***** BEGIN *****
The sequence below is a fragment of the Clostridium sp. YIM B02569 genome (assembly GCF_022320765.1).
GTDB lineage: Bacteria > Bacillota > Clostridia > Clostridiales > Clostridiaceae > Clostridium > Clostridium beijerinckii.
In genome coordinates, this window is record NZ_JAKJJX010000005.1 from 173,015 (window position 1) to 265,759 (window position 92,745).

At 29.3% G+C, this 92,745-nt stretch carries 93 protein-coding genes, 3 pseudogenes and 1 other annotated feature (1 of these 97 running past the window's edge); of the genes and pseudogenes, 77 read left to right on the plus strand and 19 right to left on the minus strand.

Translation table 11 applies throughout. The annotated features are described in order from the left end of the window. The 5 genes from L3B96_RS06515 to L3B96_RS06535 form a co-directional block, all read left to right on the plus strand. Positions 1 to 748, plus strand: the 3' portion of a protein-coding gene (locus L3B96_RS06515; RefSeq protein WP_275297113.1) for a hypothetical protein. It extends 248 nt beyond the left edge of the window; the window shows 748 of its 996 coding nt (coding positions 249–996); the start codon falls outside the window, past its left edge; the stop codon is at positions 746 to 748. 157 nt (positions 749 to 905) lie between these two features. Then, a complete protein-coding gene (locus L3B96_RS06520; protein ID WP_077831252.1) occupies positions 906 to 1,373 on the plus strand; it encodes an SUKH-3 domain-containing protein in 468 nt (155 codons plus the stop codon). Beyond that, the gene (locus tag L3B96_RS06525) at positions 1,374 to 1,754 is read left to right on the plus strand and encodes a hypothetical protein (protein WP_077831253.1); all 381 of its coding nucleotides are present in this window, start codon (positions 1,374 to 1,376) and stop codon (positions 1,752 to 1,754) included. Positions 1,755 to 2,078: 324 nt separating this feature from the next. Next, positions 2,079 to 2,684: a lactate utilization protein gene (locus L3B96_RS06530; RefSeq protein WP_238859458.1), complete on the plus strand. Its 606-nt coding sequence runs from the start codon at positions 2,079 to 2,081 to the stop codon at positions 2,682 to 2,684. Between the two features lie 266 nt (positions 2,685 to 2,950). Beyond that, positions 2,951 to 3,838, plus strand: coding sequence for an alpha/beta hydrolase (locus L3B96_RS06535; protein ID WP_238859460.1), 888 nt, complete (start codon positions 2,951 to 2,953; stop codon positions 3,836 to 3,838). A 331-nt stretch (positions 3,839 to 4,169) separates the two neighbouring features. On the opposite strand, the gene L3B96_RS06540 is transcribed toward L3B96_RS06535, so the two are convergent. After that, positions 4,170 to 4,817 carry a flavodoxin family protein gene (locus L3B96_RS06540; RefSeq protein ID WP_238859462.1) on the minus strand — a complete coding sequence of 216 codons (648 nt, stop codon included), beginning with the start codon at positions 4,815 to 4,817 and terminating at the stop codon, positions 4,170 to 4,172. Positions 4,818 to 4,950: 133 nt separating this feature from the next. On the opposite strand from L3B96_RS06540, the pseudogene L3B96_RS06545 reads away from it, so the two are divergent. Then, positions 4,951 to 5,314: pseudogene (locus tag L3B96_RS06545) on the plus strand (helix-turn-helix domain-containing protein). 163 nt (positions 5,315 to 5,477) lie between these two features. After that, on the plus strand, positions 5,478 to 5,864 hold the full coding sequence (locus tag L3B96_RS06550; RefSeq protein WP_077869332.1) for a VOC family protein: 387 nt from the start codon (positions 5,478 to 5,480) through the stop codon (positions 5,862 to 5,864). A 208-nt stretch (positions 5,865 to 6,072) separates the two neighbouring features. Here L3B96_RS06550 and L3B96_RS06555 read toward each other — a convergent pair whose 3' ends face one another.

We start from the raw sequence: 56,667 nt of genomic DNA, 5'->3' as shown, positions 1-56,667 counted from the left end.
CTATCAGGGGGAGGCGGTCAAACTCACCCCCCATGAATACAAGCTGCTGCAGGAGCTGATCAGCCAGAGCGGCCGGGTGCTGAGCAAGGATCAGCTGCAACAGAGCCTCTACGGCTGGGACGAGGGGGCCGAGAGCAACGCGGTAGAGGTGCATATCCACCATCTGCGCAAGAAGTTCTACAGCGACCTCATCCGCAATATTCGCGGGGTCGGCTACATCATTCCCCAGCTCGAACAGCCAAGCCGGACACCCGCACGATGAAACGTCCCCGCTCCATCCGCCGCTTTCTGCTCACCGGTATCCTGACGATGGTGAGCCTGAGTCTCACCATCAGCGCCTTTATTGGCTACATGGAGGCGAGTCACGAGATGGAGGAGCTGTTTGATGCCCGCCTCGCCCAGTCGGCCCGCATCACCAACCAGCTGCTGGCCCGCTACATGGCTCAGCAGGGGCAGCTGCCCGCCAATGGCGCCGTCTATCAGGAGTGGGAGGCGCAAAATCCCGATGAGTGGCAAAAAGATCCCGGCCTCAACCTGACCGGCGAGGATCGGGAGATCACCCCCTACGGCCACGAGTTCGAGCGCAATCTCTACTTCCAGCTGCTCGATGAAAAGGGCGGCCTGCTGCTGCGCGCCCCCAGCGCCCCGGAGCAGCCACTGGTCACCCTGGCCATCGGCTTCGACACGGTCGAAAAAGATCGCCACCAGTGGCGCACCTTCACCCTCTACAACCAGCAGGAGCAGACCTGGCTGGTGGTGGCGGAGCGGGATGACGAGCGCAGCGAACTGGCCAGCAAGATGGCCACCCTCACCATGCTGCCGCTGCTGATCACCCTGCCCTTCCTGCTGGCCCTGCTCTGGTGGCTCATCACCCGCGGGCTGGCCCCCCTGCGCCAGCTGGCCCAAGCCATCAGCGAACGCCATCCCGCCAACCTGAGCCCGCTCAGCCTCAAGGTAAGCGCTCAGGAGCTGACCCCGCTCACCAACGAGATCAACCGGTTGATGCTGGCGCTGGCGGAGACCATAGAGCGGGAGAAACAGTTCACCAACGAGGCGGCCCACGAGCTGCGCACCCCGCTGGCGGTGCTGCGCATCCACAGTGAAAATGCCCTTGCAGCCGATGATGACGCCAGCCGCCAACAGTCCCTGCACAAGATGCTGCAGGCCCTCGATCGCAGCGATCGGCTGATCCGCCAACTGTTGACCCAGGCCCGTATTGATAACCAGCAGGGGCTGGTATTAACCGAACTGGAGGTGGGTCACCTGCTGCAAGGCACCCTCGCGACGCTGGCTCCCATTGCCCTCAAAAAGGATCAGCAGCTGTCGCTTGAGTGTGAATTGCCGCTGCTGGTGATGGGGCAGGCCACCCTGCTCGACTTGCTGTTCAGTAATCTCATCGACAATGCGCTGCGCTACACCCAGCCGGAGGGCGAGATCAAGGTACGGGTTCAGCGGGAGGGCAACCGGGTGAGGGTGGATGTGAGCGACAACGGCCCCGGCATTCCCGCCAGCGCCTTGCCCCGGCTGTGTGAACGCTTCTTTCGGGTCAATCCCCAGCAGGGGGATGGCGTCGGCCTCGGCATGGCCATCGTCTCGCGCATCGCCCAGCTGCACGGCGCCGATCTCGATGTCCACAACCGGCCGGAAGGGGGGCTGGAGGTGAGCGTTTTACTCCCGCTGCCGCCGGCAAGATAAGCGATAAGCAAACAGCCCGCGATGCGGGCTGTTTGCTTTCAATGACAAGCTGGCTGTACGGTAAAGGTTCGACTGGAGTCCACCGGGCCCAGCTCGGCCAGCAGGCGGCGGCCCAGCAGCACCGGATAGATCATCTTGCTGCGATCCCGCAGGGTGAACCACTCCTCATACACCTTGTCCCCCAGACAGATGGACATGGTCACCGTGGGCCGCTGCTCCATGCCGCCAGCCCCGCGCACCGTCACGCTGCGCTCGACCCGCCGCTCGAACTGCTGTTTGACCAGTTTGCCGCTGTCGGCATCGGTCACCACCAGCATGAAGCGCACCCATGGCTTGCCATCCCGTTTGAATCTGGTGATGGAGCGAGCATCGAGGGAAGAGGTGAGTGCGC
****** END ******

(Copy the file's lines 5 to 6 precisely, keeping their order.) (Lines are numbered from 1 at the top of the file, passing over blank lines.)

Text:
Translation table 11 applies throughout. The annotated features are described in order from the left end of the window. The 5 genes from L3B96_RS06515 to L3B96_RS06535 form a co-directional block, all read left to right on the plus strand. Positions 1 to 748, plus strand: the 3' portion of a protein-coding gene (locus L3B96_RS06515; RefSeq protein WP_275297113.1) for a hypothetical protein. It extends 248 nt beyond the left edge of the window; the window shows 748 of its 996 coding nt (coding positions 249–996); the start codon falls outside the window, past its left edge; the stop codon is at positions 746 to 748. 157 nt (positions 749 to 905) lie between these two features. Then, a complete protein-coding gene (locus L3B96_RS06520; protein ID WP_077831252.1) occupies positions 906 to 1,373 on the plus strand; it encodes an SUKH-3 domain-containing protein in 468 nt (155 codons plus the stop codon). Beyond that, the gene (locus tag L3B96_RS06525) at positions 1,374 to 1,754 is read left to right on the plus strand and encodes a hypothetical protein (protein WP_077831253.1); all 381 of its coding nucleotides are present in this window, start codon (positions 1,374 to 1,376) and stop codon (positions 1,752 to 1,754) included. Positions 1,755 to 2,078: 324 nt separating this feature from the next. Next, positions 2,079 to 2,684: a lactate utilization protein gene (locus L3B96_RS06530; RefSeq protein WP_238859458.1), complete on the plus strand. Its 606-nt coding sequence runs from the start codon at positions 2,079 to 2,081 to the stop codon at positions 2,682 to 2,684. Between the two features lie 266 nt (positions 2,685 to 2,950). Beyond that, positions 2,951 to 3,838, plus strand: coding sequence for an alpha/beta hydrolase (locus L3B96_RS06535; protein ID WP_238859460.1), 888 nt, complete (start codon positions 2,951 to 2,953; stop codon positions 3,836 to 3,838). A 331-nt stretch (positions 3,839 to 4,169) separates the two neighbouring features. On the opposite strand, the gene L3B96_RS06540 is transcribed toward L3B96_RS06535, so the two are convergent. After that, positions 4,170 to 4,817 carry a flavodoxin family protein gene (locus L3B96_RS06540; RefSeq protein ID WP_238859462.1) on the minus strand — a complete coding sequence of 216 codons (648 nt, stop codon included), beginning with the start codon at positions 4,815 to 4,817 and terminating at the stop codon, positions 4,170 to 4,172. Positions 4,818 to 4,950: 133 nt separating this feature from the next. On the opposite strand from L3B96_RS06540, the pseudogene L3B96_RS06545 reads away from it, so the two are divergent. Then, positions 4,951 to 5,314: pseudogene (locus tag L3B96_RS06545) on the plus strand (helix-turn-helix domain-containing protein). 163 nt (positions 5,315 to 5,477) lie between these two features. After that, on the plus strand, positions 5,478 to 5,864 hold the full coding sequence (locus tag L3B96_RS06550; RefSeq protein WP_077869332.1) for a VOC family protein: 387 nt from the start codon (positions 5,478 to 5,480) through the stop codon (positions 5,862 to 5,864). A 208-nt stretch (positions 5,865 to 6,072) separates the two neighbouring features. Here L3B96_RS06550 and L3B96_RS06555 read toward each other — a convergent pair whose 3' ends face one another.

We start from the raw sequence: 56,667 nt of genomic DNA, 5'->3' as shown, positions 1-56,667 counted from the left end.